The evolution of digital currency. What does the future hold?

By Ralf Gladis, CEO and founder, Computop


We’re all used to paying digitally. Every day when we tap to board a train or pay for our coffee, we make use of digital technology. If we use our smartphone the transaction is smooth because our credit or debit card details are held within our digital wallets and the service provider will either receive our payment immediately, or they will receive a settlement document from their acquirer and payment will be bundled along with all the other card payments they are due at a later date. But can digital payments continue to be so straightforward?

The fact is that while the methods we use to pay have changed and evolved, behind the scenes we still rely on processes and systems that are well-established, and which are strictly governed by regulation and legislation. The framework of regulation allows merchants, payment service providers and consumers to interact with confidence, share data and complete payment transactions smoothly and quickly, whether they are initiated by an app on a smartwatch or on an eCommerce website.

Even as new technology trends emerge, innovations in cross border payments continue apace and banks evolve their role in the payments’ process, these changes are occurring within a carefully controlled ecosystem. However, new developments are shimmering on the horizon and they don’t always follow the same rules of engagement.

Cryptocurrency and the metaverse

Cryptocurrencies such as Bitcoin offered great promise, theoretically, in terms of freeing currency from national borders and central bank-controlled regulation. The reality is quite different. With the range of cryptocurrencies now available numbering anywhere from 10,000 to 30,000, and the value of those different cryptos rising and dropping in value at an alarming rate, many concerned parties, not least those that trade in crypto, are seeing how regulation could bring benefits.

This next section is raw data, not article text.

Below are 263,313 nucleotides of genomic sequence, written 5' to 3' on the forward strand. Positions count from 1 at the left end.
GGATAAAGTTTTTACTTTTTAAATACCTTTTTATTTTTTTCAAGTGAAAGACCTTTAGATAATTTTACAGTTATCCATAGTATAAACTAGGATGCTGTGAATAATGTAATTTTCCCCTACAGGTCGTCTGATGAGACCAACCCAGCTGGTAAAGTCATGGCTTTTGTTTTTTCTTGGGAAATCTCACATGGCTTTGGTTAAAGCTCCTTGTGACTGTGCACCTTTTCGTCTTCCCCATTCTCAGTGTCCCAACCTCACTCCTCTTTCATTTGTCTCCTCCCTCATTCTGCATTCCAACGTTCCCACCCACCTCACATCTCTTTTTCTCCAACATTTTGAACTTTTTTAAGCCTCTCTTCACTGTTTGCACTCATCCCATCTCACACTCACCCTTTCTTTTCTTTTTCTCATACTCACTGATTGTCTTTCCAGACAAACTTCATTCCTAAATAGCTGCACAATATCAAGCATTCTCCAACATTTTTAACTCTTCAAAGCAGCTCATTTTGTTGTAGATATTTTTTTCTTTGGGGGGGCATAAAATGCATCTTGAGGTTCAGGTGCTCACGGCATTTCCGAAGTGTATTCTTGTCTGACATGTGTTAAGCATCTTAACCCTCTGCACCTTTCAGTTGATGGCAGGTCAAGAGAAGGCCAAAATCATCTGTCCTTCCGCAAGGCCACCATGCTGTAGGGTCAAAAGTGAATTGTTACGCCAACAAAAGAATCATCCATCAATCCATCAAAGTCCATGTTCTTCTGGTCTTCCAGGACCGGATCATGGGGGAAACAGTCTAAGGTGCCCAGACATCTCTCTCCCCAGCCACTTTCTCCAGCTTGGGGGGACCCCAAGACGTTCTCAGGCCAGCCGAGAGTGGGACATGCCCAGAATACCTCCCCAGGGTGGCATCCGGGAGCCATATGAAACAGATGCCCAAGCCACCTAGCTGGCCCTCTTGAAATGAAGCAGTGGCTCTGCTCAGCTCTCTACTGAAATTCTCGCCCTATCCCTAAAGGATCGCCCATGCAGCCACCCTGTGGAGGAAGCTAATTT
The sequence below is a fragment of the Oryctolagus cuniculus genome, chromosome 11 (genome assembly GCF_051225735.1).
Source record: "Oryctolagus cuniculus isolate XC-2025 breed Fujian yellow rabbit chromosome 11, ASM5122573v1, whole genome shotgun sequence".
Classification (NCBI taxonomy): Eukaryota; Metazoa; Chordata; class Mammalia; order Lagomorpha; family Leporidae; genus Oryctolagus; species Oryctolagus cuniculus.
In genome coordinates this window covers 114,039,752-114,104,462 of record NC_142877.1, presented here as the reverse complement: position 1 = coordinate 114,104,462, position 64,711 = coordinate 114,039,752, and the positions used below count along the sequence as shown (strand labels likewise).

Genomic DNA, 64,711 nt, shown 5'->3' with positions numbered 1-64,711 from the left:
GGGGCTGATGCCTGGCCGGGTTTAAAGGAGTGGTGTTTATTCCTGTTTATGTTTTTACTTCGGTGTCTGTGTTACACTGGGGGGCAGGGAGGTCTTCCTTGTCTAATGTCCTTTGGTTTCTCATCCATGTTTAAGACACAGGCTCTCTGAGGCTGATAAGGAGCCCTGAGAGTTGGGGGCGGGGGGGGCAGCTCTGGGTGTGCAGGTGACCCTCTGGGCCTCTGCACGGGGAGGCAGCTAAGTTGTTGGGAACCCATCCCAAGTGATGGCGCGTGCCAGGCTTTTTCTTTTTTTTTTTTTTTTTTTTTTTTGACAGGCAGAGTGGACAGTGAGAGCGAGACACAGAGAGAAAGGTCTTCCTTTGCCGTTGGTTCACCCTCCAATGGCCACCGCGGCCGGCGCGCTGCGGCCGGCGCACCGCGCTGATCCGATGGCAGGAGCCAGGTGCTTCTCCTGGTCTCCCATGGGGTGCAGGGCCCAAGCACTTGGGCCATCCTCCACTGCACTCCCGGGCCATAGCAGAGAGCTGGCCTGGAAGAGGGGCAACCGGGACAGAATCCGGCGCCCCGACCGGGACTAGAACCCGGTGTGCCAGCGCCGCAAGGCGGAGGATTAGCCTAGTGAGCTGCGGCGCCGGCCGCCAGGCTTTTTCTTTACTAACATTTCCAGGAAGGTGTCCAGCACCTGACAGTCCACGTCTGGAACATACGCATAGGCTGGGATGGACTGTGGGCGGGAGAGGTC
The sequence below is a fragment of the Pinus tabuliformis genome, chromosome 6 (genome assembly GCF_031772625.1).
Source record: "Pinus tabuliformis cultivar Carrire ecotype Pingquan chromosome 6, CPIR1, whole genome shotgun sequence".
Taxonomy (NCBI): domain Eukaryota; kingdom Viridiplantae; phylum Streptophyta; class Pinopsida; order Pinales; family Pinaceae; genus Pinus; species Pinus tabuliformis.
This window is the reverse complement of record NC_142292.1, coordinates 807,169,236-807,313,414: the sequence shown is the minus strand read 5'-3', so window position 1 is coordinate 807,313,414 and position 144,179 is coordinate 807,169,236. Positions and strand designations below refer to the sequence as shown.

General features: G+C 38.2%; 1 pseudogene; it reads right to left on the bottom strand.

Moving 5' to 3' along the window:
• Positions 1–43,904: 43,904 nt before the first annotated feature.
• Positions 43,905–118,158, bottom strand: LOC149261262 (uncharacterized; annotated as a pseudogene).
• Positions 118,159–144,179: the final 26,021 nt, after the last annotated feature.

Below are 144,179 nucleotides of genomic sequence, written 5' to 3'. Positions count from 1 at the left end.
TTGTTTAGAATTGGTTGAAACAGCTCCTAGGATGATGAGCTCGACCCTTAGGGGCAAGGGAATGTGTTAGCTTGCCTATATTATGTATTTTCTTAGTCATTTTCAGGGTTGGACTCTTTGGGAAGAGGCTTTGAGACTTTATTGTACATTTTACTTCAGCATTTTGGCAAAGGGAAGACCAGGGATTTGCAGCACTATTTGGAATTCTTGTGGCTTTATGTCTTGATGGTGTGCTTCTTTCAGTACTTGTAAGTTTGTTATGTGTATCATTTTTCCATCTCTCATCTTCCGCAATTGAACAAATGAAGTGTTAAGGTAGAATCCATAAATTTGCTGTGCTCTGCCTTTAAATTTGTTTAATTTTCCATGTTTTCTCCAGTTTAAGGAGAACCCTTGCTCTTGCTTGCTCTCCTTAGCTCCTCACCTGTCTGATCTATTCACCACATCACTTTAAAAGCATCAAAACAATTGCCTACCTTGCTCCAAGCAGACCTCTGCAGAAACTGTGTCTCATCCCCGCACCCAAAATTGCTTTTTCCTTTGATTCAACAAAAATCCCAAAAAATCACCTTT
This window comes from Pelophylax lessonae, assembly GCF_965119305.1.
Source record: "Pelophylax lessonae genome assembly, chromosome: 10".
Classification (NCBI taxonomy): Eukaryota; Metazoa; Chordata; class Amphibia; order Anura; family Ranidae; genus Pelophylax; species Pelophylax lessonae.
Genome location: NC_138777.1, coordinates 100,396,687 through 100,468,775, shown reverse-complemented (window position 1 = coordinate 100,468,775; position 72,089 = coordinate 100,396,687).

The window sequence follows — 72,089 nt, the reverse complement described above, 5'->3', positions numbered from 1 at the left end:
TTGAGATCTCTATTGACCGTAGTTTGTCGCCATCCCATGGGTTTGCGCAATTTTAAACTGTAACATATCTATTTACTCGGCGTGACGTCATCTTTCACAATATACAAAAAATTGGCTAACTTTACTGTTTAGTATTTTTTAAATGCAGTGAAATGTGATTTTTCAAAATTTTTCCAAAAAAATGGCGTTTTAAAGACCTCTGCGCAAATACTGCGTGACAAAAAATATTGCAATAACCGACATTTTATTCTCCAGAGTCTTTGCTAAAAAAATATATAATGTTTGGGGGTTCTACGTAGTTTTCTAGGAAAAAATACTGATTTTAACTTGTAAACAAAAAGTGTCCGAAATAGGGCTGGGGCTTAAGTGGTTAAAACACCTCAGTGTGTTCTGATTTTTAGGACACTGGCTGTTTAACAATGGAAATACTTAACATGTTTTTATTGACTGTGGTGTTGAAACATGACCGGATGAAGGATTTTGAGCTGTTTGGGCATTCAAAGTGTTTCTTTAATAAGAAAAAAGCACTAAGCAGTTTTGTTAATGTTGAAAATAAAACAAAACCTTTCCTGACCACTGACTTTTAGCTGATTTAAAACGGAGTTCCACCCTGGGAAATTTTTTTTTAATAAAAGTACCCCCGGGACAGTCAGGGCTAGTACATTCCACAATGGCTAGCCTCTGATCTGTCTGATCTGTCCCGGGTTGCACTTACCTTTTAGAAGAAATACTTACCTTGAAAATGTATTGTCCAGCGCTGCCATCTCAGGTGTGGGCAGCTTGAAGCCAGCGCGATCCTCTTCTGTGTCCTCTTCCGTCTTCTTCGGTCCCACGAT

Meanwhile, cryptocurrencies are being widely accepted as the financial bond between the physical world, and the virtual. So far, virtual worlds are proprietary spaces with their own currency, for example Roblox and Fortnite, in which “Robux” and “V-Bucks” are purchased with credit cards or APMs. However, as the metaverse – the online parallel world – and Web 3.0 applications grow to create virtual hubs, users will start to make monetary transactions using local fiat currencies such as the pound sterling or euro, which they will be able to exchange into crypto by setting up a crypto wallet and use a financial exchange to process the conversion.

There is a natural assumption that crypto coins, or even stable coins, which tend to be less volatile because they are ostensibly backed by fiat currencies, fit naturally with the metaverse because they are digital in nature. However, regardless of whether a purchase is being made in the real world, or in a virtual one, it still needs to be authenticated. All the progress made in enabling fast, secure digital payments, depends entirely on the ability of the payer to be authenticated.

In the real world, of course, we use our bank cards, or they are stored on devices and authenticated through face recognition or a fingerprint, or by entering a pin number. This is much harder to achieve in the metaverse where it is challenging to type anything and where providing a fingerprint would not be straightforward. The only biometric authentication method that could currently be supported by a payment service provider, like Computop, in the virtual world is voice control or voice detection.